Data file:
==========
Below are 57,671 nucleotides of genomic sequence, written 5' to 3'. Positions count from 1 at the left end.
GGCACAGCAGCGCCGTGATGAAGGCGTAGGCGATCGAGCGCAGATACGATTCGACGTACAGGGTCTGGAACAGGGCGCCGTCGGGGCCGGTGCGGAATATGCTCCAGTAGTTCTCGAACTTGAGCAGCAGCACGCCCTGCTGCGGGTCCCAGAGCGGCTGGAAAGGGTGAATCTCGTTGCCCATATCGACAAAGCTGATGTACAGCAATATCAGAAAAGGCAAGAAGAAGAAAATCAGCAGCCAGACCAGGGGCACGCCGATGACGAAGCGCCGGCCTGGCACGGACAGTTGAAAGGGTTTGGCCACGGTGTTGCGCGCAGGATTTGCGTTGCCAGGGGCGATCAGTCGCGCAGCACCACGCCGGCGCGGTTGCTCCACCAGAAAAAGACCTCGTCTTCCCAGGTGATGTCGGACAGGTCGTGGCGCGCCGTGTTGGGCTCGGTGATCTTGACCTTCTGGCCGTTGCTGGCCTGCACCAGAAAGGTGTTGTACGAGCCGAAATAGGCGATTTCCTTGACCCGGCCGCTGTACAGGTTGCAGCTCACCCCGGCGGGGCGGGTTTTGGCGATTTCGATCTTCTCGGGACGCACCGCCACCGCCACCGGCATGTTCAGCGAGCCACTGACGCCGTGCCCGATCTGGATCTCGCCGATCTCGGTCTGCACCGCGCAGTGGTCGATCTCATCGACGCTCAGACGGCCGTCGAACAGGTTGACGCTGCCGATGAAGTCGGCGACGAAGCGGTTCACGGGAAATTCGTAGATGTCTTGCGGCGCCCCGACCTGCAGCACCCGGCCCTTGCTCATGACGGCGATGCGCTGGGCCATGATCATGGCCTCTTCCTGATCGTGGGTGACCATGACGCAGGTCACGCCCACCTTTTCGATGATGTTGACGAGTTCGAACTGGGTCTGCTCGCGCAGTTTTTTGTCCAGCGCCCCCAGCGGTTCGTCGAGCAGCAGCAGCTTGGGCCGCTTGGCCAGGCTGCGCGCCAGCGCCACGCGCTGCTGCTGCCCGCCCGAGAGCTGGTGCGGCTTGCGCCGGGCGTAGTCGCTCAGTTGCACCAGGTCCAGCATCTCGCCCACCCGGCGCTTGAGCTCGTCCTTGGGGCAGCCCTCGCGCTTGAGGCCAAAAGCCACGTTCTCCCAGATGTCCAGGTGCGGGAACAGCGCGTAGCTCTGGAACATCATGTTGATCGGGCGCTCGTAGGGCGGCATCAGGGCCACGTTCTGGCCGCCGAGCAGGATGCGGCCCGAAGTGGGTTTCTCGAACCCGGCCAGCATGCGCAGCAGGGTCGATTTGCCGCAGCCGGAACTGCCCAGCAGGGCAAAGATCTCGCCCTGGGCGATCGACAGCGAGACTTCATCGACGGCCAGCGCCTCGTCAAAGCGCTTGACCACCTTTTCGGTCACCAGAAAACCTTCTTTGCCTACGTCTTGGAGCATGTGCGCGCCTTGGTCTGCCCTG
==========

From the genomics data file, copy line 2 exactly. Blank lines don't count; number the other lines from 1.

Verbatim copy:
GGCACAGCAGCGCCGTGATGAAGGCGTAGGCGATCGAGCGCAGATACGATTCGACGTACAGGGTCTGGAACAGGGCGCCGTCGGGGCCGGTGCGGAATATGCTCCAGTAGTTCTCGAACTTGAGCAGCAGCACGCCCTGCTGCGGGTCCCAGAGCGGCTGGAAAGGGTGAATCTCGTTGCCCATATCGACAAAGCTGATGTACAGCAATATCAGAAAAGGCAAGAAGAAGAAAATCAGCAGCCAGACCAGGGGCACGCCGATGACGAAGCGCCGGCCTGGCACGGACAGTTGAAAGGGTTTGGCCACGGTGTTGCGCGCAGGATTTGCGTTGCCAGGGGCGATCAGTCGCGCAGCACCACGCCGGCGCGGTTGCTCCACCAGAAAAAGACCTCGTCTTCCCAGGTGATGTCGGACAGGTCGTGGCGCGCCGTGTTGGGCTCGGTGATCTTGACCTTCTGGCCGTTGCTGGCCTGCACCAGAAAGGTGTTGTACGAGCCGAAATAGGCGATTTCCTTGACCCGGCCGCTGTACAGGTTGCAGCTCACCCCGGCGGGGCGGGTTTTGGCGATTTCGATCTTCTCGGGACGCACCGCCACCGCCACCGGCATGTTCAGCGAGCCACTGACGCCGTGCCCGATCTGGATCTCGCCGATCTCGGTCTGCACCGCGCAGTGGTCGATCTCATCGACGCTCAGACGGCCGTCGAACAGGTTGACGCTGCCGATGAAGTCGGCGACGAAGCGGTTCACGGGAAATTCGTAGATGTCTTGCGGCGCCCCGACCTGCAGCACCCGGCCCTTGCTCATGACGGCGATGCGCTGGGCCATGATCATGGCCTCTTCCTGATCGTGGGTGACCATGACGCAGGTCACGCCCACCTTTTCGATGATGTTGACGAGTTCGAACTGGGTCTGCTCGCGCAGTTTTTTGTCCAGCGCCCCCAGCGGTTCGTCGAGCAGCAGCAGCTTGGGCCGCTTGGCCAGGCTGCGCGCCAGCGCCACGCGCTGCTGCTGCCCGCCCGAGAGCTGGTGCGGCTTGCGCCGGGCGTAGTCGCTCAGTTGCACCAGGTCCAGCATCTCGCCCACCCGGCGCTTGAGCTCGTCCTTGGGGCAGCCCTCGCGCTTGAGGCCAAAAGCCACGTTCTCCCAGATGTCCAGGTGCGGGAACAGCGCGTAGCTCTGGAACATCATGTTGATCGGGCGCTCGTAGGGCGGCATCAGGGCCACGTTCTGGCCGCCGAGCAGGATGCGGCCCGAAGTGGGTTTCTCGAACCCGGCCAGCATGCGCAGCAGGGTCGATTTGCCGCAGCCGGAACTGCCCAGCAGGGCAAAGATCTCGCCCTGGGCGATCGACAGCGAGACTTCATCGACGGCCAGCGCCTCGTCAAAGCGCTTGACCACCTTTTCGGTCACCAGAAAACCTTCTTTGCCTACGTCTTGGAGCATGTGCGCGCCTTGGTCTGCCCTG